Saturday, April 23, 2011

Video Games/Anime Spree

Last week, my animator buddy, Joseph, found 2 video games/anime/comics stores in Culver City (same owner, stores right next to each other). We and my wife went to check them out.

Joseph dived right into the video games covered from wall-to-wall. I was a bit disappointed because besides awful sports games, it didn't appear to have much Super Ninendo/Famicom games (the only console I still own - since WAY back). I lost my Sega Genesis, Game Boy, and Nintendo Famicom (red/white machine) systems when I moved.

After an hour, Joseph said a little sheepishly that he wanted to check out the sister store. At first glance, the store offered mostly DVD's and Blue-Ray's, but Joseph found huge stacks of Japanese imported PS2 games in the corner. As I sauntered about, I looked inside the store's glass counter more closely and discovered about 20 Super Famicom games.

I was intrigued and asked the store clerk to take them out. As I saw the titles, I began to salivate. Presented to me were several great games I remembered playing from my childhood--五右衛門 (Goemon), 幽遊白書(Yuyuhakusho)--and several that I wanted--Dragonquest, NBA Jam, etc. Can you imagine how I felt as I held them in my hands? I couldn't stop talking about the games and recalling stories of my days as an avid video game player. Please allow me to briefly introduce some of them. 

Goemon allows you the simple pleasure of being the Japanese Robin Hood, walking around and whacking people with a smoking pipe. (Or being his slapstick, happy-go-lucky thief sidekick.)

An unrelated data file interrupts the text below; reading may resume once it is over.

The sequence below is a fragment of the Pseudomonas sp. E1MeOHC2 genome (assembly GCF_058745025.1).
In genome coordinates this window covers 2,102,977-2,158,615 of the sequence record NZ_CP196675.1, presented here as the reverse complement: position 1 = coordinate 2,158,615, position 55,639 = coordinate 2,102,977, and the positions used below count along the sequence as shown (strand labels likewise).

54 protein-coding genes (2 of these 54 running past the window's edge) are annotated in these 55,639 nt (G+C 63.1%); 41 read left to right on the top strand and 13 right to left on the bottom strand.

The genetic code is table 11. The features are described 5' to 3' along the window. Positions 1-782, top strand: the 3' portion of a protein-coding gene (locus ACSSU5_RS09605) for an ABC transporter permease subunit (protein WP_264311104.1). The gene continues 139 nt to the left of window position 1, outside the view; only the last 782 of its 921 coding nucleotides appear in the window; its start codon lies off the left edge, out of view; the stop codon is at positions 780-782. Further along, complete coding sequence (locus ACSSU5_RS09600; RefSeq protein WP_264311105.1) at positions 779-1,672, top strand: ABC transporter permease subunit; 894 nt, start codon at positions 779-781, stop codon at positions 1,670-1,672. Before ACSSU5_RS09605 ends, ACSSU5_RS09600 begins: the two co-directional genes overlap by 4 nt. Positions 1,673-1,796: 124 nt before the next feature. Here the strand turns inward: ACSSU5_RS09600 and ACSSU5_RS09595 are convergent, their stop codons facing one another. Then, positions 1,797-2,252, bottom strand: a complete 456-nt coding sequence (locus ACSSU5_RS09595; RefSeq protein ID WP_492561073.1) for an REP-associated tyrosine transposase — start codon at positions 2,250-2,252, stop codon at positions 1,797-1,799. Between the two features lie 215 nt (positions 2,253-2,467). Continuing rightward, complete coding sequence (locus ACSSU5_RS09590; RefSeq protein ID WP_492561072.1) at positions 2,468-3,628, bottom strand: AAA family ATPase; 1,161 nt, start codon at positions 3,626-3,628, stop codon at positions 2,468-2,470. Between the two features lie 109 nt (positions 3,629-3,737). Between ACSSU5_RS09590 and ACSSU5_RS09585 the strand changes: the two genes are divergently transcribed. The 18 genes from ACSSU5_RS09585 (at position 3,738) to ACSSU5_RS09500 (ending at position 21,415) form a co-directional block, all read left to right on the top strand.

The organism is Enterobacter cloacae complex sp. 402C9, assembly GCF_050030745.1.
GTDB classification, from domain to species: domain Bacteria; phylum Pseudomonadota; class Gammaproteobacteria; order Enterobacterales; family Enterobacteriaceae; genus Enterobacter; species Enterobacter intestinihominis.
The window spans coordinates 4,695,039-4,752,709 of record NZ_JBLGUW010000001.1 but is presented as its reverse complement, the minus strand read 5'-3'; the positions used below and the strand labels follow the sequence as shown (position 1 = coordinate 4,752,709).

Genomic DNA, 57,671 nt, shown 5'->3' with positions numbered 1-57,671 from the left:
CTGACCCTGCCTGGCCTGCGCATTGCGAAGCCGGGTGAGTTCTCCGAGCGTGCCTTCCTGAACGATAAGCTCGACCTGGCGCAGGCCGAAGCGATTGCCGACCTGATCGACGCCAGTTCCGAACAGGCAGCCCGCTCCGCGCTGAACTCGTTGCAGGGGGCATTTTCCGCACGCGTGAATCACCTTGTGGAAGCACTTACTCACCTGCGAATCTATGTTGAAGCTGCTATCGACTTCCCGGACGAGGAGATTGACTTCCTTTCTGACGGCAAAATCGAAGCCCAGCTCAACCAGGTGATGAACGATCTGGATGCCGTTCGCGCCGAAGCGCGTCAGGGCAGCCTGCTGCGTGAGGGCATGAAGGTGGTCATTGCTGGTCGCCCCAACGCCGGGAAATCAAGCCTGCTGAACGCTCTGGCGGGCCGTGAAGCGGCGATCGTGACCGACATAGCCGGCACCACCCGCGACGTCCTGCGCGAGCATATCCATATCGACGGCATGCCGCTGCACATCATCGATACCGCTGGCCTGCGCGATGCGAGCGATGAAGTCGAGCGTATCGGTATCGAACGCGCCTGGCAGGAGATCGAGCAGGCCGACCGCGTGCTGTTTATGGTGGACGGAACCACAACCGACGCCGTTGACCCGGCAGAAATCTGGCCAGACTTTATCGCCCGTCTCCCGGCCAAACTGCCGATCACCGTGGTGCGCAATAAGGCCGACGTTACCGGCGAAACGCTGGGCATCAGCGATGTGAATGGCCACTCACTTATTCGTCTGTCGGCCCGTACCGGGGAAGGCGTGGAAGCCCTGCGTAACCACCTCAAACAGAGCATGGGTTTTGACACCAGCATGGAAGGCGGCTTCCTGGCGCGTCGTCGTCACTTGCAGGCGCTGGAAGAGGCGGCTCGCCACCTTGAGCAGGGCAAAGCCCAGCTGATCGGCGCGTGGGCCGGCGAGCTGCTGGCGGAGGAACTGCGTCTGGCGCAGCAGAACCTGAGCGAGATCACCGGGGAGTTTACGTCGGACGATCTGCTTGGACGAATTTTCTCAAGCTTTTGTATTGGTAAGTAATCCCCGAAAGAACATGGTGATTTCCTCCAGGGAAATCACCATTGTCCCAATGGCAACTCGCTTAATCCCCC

NBA Jam: As sports games become more and more realistic, one's nostalgia for fantastical sports games can't help but amplify. NBA Jam really is the grandfather of such sub-genre. When a player is "on fire," his ball is literally "on fire." FLYING to the basket, LEAPING, TWIRLING, 360 DEGREES, SLAM-DUNKING the hell out of the rim.

Dragon Quest: fantasy genre RPG game. Most notable for the fact that 鳥山明 (Akira Toriyama, Dragonball creator) serves as the character designer for the game. Any true Dragonball fan should be barely able to contain himself/herself when looking at the beautiful game cover.

That day was truly awesome. I really need to thank Joseph for finding the place and my wife for sharing my excitement. While anime and video games have their own strict genre rules, I took away from the visit a feeling of creative freedom and excitement -- that arts can & should go anywhere. They should excite, entertain, and challenge their audience. This applies to cinema. The excitement that I felt as a kid is the type of excitement that I, as a filmmaker, MUST impart on my audience.    

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